Although time and distance, history and geography would appear to separate Hong Kong and Jammu and Kashmir into different compartments, a close look at the simmering turbulence in the two disturbed regions would appear to indicate not only interesting parallels but also important lessons to be learned.
When the expiry of the 99-year lease of Hong Kong to the British was in the offing, Deng Xiaoping and Margaret Thatcher initiated negotiations in September 1982 that led to the Sino-British joint declaration of September 18, 1984. It established the sovereignty of the People’s Republic of China (PRC) over Hong Kong when the lease expired in July 1997, simultaneously set up the Hong Kong Special Administrative Area (HKSAR) which would “enjoy a high degree of autonomy, except in foreign and defence affairs”. Thus came into being the “one nation, two systems” arrangement under which China has been exercising sovereignty over Hong Kong, but with HKSAR being “vested with executive, legislative and independent judicial power, including financial jurisdiction”.
The parallel with the provisions of the Instrument of Accession of J&K to India on October 26, 1947, are striking. As in the case of the Sino-British Joint Declaration of 1984, the Instrument of Accession cedes “direct authority” over J&K to the Indian government but limits the legislative domain of the Central government to the four matters specified in the schedule: defence, external affairs, communications and ancillary.
Even as J&K grievances against Delhi are founded on allegations of the “erosion” of J&K autonomy guaranteed under the solemn agreements, constitutional provisions and legislation, leading to deepening alienation and repeated demonstrations (overlaid by insurgency) in J&K, so also in Hong Kong have departures from the Sino-British joint declaration and attempts to undermine HKSAR’s autonomous jurisdiction resulted in growing alienation, massive street demonstrations, and even some violence to save what remains of HKSAR’s freedoms and rights.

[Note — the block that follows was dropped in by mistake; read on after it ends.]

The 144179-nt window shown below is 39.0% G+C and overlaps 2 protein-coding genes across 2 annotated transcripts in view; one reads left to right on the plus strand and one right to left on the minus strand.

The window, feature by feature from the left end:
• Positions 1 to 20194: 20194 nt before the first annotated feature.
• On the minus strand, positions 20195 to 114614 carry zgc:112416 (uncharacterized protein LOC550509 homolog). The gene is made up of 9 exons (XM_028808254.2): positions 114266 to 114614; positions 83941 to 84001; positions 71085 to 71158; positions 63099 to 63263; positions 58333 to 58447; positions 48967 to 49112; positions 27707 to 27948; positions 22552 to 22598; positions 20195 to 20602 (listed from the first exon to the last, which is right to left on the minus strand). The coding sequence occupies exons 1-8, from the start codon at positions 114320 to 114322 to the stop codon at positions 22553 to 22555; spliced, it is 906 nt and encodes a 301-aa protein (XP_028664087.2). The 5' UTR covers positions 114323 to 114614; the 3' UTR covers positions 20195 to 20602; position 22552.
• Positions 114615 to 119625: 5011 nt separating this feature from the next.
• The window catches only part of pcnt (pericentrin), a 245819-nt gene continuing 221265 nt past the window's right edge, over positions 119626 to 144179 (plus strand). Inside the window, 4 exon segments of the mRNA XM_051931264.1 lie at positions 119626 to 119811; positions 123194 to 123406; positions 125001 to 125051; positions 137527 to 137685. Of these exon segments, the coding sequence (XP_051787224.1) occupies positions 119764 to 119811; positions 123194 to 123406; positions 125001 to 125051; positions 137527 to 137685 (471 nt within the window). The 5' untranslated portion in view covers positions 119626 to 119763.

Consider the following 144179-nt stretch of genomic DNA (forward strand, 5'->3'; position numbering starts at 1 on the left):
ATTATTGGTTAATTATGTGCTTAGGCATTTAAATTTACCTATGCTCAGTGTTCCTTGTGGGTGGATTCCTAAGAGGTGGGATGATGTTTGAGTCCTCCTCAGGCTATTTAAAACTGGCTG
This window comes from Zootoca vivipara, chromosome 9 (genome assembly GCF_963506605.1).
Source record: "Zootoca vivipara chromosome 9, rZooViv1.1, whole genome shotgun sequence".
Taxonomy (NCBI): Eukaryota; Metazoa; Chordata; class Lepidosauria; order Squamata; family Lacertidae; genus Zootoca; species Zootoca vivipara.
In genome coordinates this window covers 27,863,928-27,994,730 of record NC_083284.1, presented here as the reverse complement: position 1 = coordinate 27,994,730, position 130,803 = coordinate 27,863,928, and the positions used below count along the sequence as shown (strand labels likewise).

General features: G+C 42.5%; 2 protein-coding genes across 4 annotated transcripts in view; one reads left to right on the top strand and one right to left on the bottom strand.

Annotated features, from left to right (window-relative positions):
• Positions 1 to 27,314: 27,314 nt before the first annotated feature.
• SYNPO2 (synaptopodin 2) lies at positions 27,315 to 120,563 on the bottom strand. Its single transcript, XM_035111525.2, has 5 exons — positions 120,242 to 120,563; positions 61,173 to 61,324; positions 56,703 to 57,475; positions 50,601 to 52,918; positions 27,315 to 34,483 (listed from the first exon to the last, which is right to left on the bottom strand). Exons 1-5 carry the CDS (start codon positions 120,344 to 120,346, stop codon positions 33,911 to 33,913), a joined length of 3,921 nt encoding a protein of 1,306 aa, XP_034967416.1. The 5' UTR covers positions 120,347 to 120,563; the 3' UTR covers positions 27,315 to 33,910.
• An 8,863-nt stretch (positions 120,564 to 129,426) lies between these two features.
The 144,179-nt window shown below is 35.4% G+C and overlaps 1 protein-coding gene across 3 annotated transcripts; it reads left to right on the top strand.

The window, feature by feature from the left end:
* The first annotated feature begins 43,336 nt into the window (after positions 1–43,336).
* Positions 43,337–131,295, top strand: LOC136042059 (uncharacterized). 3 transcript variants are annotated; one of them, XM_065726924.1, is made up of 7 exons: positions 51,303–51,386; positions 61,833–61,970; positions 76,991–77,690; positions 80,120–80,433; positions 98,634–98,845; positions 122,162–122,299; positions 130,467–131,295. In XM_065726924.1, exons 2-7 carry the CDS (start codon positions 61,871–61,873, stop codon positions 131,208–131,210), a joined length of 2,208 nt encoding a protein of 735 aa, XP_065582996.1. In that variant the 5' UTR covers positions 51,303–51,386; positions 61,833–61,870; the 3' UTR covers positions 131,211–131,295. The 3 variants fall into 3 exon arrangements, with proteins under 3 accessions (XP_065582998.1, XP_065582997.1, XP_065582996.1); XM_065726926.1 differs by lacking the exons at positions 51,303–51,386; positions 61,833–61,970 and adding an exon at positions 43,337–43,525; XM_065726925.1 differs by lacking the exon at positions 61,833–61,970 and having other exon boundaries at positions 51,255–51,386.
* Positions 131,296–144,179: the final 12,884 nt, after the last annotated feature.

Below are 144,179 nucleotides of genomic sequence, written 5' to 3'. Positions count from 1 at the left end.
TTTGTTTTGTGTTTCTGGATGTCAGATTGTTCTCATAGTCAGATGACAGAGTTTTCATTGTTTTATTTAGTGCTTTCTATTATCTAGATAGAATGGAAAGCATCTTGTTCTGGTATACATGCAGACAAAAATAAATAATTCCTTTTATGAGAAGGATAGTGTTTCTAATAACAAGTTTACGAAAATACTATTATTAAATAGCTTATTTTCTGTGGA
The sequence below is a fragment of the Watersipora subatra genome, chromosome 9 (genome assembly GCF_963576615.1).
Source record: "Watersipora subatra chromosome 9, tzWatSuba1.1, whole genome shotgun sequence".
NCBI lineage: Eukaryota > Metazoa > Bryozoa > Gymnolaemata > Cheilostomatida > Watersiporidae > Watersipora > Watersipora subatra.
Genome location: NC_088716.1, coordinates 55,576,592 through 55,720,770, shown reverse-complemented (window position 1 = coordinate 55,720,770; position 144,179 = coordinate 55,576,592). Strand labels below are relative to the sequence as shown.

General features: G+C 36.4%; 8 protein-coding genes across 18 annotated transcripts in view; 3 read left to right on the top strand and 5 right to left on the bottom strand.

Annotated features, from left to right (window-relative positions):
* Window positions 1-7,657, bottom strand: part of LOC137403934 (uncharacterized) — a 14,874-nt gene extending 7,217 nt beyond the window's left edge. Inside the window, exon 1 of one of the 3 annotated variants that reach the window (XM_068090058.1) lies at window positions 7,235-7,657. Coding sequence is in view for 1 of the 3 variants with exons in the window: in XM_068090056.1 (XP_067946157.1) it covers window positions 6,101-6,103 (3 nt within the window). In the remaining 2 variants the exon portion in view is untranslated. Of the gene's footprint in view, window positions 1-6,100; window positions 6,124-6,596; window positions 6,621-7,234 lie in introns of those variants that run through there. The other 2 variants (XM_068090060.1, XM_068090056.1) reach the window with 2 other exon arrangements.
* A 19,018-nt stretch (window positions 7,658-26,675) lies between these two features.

Indian readers are familiar with the intensity and extent of protest in the valley. They are now learning of the 79-day Umbrella Movement in the autumn of 2014 that erupted in Hong Kong in the wake of Wu Bangguo, chairman of the Chinese National People’s Congress Standing Committee, disavowing the continuing validity of the Sino-British Joint Declaration while claiming that Hong Kong’s autonomy was only because “the central government had chosen to authorise the autonomy”. In July 2017, official spokesman Lu Kang, went further to clarify that in the Chinese view the Joint Declaration is “a historical document that no longer has any practical significance”. This departure in policy was manifested in the Beijing-appointed Hong Kong Chief Executive’s decision earlier this year to bring in legislation that would compulsorily extradite Chinese dissidents taking refuge in Hong Kong to the mainland.
Viewing this as the thin edge of the wedge to the dismantling of Hong Kong’s special status, and as an existential threat to “our system and our values”, 12,000 Hong Kongers came out on the streets in March 2019. Angry demonstrators grew exponentially to a million on June 9, and nearly two million on June 16—even though Carrie Lam, Hong Kong’s Beijing-appointed chief executive (chief minister) had withdrawn the extradition bill the previous day to appease protesters.
Should Modi-Shah, in their present mood of triumphalism, attempt to repudiate Article 370 or 35A, J&K will make the Hong Kong protests look like a picnic. The nation stands warned.
Aiyar is a former Union minister and social commentator.